Tuesday, November 30, 2010
Tea production increases by 16.51%
* High growns cultivated extent falls, Budget 2010 complicated
By Steve A. Morrell
Tea production rose 16.51 percent to 274.5 million kilos as at end October 2010 from 235.5 million kilos a year ago, data from the Sri Lanka tea Board showed.
Expectations are high that 2010 would be a good year for the tea industry. Minister Plantations Industries, Mahinda Samarasinghe, at a recent forum said tea export earning are expected to reach US$ 1.5 this year.
Asia Siyaka Weekly Tea market report said subject to conditions being equal, 2010 would be an exceptional year for the entire industry.
Detailed crop results morphed to contextual readings shows some trepidation irrespective of to-date results being positive. Monthly readings over the past two months were that both September and October results were good months last year. Attributable reasons for month end declines were that weather extremes harmed crop.
But Asia Siyaka in their report confidently recorded crop expectations to be around 325 million end 2010. Tea circles said they would look forward to these results which at this point in time seemed ‘more positive’.
In 1959 the area under cultivation was 74,581 hectares for High elevation teas. Mid elevation was 66, 711, and low elevation was 46,101 hectares.
By 2000, High elevation area under tea drastically declined to 52, 272 hectares. Mid elevations too recorded declines in area, to 56, 863 hectares, however, Low elevation under tea increased phenomenally to 78,836 hectares. In 1959, the total area under tea was 187,393 hectares. In 2000 that area was estimated to be 188,971 hectares.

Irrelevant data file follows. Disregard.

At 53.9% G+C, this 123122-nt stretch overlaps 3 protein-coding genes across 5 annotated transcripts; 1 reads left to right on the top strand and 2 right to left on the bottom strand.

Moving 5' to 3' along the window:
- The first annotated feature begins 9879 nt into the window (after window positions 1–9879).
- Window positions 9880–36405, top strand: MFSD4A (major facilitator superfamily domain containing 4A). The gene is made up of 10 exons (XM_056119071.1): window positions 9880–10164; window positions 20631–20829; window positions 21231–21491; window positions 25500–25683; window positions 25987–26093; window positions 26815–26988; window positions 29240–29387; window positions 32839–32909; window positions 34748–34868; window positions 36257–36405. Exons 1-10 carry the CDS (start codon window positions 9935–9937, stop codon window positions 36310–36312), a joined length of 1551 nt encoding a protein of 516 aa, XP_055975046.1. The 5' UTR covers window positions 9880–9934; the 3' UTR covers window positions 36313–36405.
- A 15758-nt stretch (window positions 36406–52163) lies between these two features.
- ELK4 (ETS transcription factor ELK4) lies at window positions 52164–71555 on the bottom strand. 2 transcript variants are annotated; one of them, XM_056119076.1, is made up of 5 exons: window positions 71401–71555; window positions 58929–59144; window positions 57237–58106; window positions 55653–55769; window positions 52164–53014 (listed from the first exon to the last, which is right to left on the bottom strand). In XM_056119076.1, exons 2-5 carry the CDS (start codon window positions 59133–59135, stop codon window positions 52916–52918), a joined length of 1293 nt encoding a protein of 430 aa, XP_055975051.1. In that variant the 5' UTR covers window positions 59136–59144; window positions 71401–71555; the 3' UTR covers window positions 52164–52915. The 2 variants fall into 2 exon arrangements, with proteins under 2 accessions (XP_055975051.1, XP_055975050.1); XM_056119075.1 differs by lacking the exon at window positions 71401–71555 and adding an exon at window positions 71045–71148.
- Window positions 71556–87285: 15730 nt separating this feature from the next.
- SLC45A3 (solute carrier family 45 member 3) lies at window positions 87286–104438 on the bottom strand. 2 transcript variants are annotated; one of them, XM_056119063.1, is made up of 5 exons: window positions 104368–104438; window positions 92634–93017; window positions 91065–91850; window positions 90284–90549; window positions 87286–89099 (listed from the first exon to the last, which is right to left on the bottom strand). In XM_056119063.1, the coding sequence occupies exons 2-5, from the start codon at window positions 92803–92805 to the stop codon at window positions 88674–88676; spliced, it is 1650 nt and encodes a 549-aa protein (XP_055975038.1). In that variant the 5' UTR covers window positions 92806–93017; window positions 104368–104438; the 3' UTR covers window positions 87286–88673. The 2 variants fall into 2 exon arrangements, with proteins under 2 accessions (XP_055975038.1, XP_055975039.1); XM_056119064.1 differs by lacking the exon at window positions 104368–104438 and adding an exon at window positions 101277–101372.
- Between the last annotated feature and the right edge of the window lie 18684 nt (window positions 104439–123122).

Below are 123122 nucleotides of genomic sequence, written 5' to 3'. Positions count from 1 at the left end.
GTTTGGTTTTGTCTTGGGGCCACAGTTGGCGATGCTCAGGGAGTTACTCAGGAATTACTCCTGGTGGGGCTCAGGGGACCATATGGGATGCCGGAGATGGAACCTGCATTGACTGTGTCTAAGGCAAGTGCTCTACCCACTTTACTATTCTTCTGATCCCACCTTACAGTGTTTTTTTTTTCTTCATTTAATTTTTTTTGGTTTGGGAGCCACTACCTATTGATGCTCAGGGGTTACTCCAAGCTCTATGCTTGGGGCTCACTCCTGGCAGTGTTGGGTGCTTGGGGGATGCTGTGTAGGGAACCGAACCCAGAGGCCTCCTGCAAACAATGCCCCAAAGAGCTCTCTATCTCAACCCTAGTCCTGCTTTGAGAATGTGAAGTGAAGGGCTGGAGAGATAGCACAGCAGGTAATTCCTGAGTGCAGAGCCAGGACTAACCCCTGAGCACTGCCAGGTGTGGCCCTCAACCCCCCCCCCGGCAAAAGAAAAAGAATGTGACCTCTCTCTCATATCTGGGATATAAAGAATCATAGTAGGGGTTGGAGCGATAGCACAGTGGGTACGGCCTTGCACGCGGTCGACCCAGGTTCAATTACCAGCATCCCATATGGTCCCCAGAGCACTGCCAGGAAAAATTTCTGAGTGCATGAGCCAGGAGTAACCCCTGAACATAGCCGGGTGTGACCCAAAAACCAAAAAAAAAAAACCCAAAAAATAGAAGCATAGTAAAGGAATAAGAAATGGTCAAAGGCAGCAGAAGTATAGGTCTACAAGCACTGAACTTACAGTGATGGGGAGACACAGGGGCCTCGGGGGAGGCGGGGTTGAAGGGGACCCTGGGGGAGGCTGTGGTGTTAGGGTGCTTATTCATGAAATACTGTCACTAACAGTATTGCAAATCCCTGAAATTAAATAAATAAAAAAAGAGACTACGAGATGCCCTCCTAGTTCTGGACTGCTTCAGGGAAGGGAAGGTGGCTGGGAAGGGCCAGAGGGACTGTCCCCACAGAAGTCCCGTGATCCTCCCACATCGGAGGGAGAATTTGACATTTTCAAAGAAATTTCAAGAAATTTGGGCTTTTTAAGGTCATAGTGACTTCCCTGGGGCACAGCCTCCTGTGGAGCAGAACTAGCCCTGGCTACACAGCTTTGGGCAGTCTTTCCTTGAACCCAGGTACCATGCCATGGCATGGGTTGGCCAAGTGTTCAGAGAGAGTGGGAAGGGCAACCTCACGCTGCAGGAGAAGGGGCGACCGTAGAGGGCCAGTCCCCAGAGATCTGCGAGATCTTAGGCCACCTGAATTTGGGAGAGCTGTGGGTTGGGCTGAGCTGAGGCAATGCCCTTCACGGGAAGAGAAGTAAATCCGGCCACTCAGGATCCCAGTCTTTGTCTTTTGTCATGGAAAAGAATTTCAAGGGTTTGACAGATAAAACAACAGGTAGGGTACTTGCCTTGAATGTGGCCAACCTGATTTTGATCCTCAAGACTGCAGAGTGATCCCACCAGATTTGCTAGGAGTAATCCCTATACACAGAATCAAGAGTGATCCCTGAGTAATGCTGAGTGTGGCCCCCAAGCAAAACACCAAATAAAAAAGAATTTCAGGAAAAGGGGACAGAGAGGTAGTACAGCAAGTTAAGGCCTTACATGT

High grown areas have declined in extent. The situation now, approximately 10 years later could be worse.
Perhaps the Tea Board could upgrade their web site to indicate current details, as records on cultivated extents have not been undated since 2000. Lanka Commodity Brokers in their Weekly Tea market report aid increased production from Low growns was approximately one million kilos. Mid growns have shown a surplus of 0.5 million kilos as well. High growns, the report said have shown decreases, month on month of about 788,000 kilos.
The Budget was very briefly a high priority subject in Tea circles last week but died down fast because incentives did not seem practically attractive for expansion. Tea circles who did not want to be named said whatever was seemingly identified as being welcome, would have to be studied carefully and understood for meaningful applications. Presently however the budget remains a complicated series of words that would need to be sifted through to arrive at conclusions, these sources said.
source - www.island.lk